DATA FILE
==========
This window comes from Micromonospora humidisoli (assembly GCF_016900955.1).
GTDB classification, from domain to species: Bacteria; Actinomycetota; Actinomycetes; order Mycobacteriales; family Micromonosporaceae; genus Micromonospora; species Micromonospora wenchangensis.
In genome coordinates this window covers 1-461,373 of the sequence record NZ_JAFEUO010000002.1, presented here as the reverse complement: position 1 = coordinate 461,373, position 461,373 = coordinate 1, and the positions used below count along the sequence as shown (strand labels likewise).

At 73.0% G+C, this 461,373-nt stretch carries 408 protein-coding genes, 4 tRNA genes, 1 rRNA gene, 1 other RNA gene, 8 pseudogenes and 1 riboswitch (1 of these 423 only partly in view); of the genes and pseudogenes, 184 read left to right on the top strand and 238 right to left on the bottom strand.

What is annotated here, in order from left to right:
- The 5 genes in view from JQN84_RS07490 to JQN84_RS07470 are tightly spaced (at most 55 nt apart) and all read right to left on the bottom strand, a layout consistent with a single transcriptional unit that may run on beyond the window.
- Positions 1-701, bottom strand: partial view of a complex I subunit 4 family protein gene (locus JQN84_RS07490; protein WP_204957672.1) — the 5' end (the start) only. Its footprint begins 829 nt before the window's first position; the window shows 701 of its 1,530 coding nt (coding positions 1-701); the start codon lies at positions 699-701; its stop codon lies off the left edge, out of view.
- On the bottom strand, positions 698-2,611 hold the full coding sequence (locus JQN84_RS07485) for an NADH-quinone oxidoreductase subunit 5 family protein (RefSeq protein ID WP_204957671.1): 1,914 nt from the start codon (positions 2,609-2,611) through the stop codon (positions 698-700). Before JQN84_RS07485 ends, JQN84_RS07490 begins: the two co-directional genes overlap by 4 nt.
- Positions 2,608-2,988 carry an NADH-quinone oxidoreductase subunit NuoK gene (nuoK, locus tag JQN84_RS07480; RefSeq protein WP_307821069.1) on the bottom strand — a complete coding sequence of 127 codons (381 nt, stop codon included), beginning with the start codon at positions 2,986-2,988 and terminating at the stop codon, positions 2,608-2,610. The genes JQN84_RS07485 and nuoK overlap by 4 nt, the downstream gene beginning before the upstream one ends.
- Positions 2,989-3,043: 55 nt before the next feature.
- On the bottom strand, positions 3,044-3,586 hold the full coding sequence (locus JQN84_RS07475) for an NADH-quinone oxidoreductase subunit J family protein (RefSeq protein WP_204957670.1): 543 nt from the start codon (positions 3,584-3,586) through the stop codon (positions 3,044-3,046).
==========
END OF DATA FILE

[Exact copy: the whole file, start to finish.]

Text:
This window comes from Micromonospora humidisoli (assembly GCF_016900955.1).
GTDB classification, from domain to species: Bacteria; Actinomycetota; Actinomycetes; order Mycobacteriales; family Micromonosporaceae; genus Micromonospora; species Micromonospora wenchangensis.
In genome coordinates this window covers 1-461,373 of the sequence record NZ_JAFEUO010000002.1, presented here as the reverse complement: position 1 = coordinate 461,373, position 461,373 = coordinate 1, and the positions used below count along the sequence as shown (strand labels likewise).

At 73.0% G+C, this 461,373-nt stretch carries 408 protein-coding genes, 4 tRNA genes, 1 rRNA gene, 1 other RNA gene, 8 pseudogenes and 1 riboswitch (1 of these 423 only partly in view); of the genes and pseudogenes, 184 read left to right on the top strand and 238 right to left on the bottom strand.

What is annotated here, in order from left to right:
- The 5 genes in view from JQN84_RS07490 to JQN84_RS07470 are tightly spaced (at most 55 nt apart) and all read right to left on the bottom strand, a layout consistent with a single transcriptional unit that may run on beyond the window.
- Positions 1-701, bottom strand: partial view of a complex I subunit 4 family protein gene (locus JQN84_RS07490; protein WP_204957672.1) — the 5' end (the start) only. Its footprint begins 829 nt before the window's first position; the window shows 701 of its 1,530 coding nt (coding positions 1-701); the start codon lies at positions 699-701; its stop codon lies off the left edge, out of view.
- On the bottom strand, positions 698-2,611 hold the full coding sequence (locus JQN84_RS07485) for an NADH-quinone oxidoreductase subunit 5 family protein (RefSeq protein ID WP_204957671.1): 1,914 nt from the start codon (positions 2,609-2,611) through the stop codon (positions 698-700). Before JQN84_RS07485 ends, JQN84_RS07490 begins: the two co-directional genes overlap by 4 nt.
- Positions 2,608-2,988 carry an NADH-quinone oxidoreductase subunit NuoK gene (nuoK, locus tag JQN84_RS07480; RefSeq protein WP_307821069.1) on the bottom strand — a complete coding sequence of 127 codons (381 nt, stop codon included), beginning with the start codon at positions 2,986-2,988 and terminating at the stop codon, positions 2,608-2,610. The genes JQN84_RS07485 and nuoK overlap by 4 nt, the downstream gene beginning before the upstream one ends.
- Positions 2,989-3,043: 55 nt before the next feature.
- On the bottom strand, positions 3,044-3,586 hold the full coding sequence (locus JQN84_RS07475) for an NADH-quinone oxidoreductase subunit J family protein (RefSeq protein WP_204957670.1): 543 nt from the start codon (positions 3,584-3,586) through the stop codon (positions 3,044-3,046).